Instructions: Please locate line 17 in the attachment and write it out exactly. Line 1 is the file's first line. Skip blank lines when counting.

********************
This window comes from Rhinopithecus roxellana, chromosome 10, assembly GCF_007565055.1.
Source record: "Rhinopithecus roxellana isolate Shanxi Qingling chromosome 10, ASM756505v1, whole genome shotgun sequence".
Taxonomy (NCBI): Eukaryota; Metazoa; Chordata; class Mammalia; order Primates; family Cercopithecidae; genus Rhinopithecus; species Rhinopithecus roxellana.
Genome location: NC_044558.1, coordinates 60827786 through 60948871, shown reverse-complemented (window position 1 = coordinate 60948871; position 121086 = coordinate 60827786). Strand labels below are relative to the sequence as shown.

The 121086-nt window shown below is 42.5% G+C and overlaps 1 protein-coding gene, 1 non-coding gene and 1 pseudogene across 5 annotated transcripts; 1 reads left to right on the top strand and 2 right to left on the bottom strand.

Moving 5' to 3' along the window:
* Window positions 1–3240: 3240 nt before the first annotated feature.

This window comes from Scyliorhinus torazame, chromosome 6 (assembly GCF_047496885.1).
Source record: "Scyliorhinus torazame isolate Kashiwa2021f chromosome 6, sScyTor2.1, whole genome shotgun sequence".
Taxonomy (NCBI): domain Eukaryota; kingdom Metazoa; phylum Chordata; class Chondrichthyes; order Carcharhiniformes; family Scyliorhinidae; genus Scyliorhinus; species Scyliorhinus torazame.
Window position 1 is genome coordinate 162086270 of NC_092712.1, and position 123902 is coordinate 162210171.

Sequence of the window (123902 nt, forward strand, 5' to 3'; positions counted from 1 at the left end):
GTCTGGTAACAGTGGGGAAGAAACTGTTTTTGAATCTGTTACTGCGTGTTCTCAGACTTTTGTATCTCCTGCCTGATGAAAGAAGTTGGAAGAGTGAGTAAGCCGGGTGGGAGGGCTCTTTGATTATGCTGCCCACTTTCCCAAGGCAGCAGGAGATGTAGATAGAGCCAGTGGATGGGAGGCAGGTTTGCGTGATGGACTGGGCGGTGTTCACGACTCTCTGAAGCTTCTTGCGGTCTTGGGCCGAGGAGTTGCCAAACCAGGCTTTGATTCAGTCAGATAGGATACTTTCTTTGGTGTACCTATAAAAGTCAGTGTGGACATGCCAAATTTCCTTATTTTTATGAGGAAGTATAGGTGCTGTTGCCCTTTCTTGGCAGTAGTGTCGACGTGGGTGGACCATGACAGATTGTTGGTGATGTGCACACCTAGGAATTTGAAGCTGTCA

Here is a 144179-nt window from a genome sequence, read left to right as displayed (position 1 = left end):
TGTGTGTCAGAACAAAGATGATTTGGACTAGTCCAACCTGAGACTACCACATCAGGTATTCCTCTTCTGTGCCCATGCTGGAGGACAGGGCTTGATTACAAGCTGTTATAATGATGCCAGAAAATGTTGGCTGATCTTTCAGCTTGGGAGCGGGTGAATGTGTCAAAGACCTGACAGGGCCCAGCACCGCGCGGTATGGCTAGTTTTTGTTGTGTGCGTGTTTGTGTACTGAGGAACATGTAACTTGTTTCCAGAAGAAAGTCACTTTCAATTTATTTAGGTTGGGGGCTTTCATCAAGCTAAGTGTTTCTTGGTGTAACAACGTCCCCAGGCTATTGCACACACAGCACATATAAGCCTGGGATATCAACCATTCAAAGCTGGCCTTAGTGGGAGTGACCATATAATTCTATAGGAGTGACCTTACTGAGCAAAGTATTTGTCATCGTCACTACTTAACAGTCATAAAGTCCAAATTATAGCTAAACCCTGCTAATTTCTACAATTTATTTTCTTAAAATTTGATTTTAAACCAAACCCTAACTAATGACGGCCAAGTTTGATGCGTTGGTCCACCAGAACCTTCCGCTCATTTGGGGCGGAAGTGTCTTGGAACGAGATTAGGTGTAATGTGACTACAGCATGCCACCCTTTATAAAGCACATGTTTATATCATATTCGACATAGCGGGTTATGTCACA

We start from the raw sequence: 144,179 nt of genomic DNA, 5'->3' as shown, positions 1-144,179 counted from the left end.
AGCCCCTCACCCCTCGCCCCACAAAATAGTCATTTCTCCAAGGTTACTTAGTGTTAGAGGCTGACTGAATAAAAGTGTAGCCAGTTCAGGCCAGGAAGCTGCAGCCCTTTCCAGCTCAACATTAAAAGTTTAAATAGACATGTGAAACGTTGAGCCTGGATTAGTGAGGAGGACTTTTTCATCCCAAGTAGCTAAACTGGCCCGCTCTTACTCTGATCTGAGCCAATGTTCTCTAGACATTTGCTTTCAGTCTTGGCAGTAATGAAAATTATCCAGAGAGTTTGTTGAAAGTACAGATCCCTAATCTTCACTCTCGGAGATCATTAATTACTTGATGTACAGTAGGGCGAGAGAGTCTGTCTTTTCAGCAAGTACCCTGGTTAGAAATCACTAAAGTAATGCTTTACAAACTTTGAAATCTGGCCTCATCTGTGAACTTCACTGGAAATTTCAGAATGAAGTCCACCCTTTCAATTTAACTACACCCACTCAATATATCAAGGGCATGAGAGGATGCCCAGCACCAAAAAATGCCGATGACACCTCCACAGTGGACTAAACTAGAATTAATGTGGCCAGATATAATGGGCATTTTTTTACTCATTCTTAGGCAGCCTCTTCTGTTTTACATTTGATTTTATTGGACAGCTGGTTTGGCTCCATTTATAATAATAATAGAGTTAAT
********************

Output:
AGCCCCTCACCCCTCGCCCCACAAAATAGTCATTTCTCCAAGGTTACTTAGTGTTAGAGGCTGACTGAATAAAAGTGTAGCCAGTTCAGGCCAGGAAGCTGCAGCCCTTTCCAGCTCAACATTAAAAGTTTAAATAGACATGTGAAACGTTGAGCCTGGATTAGTGAGGAGGACTTTTTCATCCCAAGTAGCTAAACTGGCCCGCTCTTACTCTGATCTGAGCCAATGTTCTCTAGACATTTGCTTTCAGTCTTGGCAGTAATGAAAATTATCCAGAGAGTTTGTTGAAAGTACAGATCCCTAATCTTCACTCTCGGAGATCATTAATTACTTGATGTACAGTAGGGCGAGAGAGTCTGTCTTTTCAGCAAGTACCCTGGTTAGAAATCACTAAAGTAATGCTTTACAAACTTTGAAATCTGGCCTCATCTGTGAACTTCACTGGAAATTTCAGAATGAAGTCCACCCTTTCAATTTAACTACACCCACTCAATATATCAAGGGCATGAGAGGATGCCCAGCACCAAAAAATGCCGATGACACCTCCACAGTGGACTAAACTAGAATTAATGTGGCCAGATATAATGGGCATTTTTTTACTCATTCTTAGGCAGCCTCTTCTGTTTTACATTTGATTTTATTGGACAGCTGGTTTGGCTCCATTTATAATAATAATAGAGTTAAT